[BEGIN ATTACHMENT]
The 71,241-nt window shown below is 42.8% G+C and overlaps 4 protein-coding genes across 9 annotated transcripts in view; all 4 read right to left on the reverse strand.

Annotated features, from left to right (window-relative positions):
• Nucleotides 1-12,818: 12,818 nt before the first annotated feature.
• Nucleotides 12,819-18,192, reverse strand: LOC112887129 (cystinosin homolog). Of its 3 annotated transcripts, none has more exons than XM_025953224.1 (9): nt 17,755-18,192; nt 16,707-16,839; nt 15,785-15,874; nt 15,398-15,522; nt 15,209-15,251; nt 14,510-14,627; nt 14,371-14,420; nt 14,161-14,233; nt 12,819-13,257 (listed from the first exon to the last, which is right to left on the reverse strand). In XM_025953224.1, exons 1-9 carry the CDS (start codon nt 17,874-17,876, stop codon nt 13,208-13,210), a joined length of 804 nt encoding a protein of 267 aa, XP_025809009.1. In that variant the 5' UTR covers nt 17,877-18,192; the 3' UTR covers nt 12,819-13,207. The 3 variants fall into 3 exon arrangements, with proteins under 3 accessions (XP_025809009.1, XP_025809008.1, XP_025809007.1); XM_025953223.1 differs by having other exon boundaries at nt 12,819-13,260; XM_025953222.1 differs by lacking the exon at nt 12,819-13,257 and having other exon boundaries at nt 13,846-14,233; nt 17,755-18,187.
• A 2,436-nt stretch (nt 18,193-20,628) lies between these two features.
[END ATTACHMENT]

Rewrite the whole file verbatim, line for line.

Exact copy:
The 71,241-nt window shown below is 42.8% G+C and overlaps 4 protein-coding genes across 9 annotated transcripts in view; all 4 read right to left on the reverse strand.

Annotated features, from left to right (window-relative positions):
• Nucleotides 1-12,818: 12,818 nt before the first annotated feature.
• Nucleotides 12,819-18,192, reverse strand: LOC112887129 (cystinosin homolog). Of its 3 annotated transcripts, none has more exons than XM_025953224.1 (9): nt 17,755-18,192; nt 16,707-16,839; nt 15,785-15,874; nt 15,398-15,522; nt 15,209-15,251; nt 14,510-14,627; nt 14,371-14,420; nt 14,161-14,233; nt 12,819-13,257 (listed from the first exon to the last, which is right to left on the reverse strand). In XM_025953224.1, exons 1-9 carry the CDS (start codon nt 17,874-17,876, stop codon nt 13,208-13,210), a joined length of 804 nt encoding a protein of 267 aa, XP_025809009.1. In that variant the 5' UTR covers nt 17,877-18,192; the 3' UTR covers nt 12,819-13,207. The 3 variants fall into 3 exon arrangements, with proteins under 3 accessions (XP_025809009.1, XP_025809008.1, XP_025809007.1); XM_025953223.1 differs by having other exon boundaries at nt 12,819-13,260; XM_025953222.1 differs by lacking the exon at nt 12,819-13,257 and having other exon boundaries at nt 13,846-14,233; nt 17,755-18,187.
• A 2,436-nt stretch (nt 18,193-20,628) lies between these two features.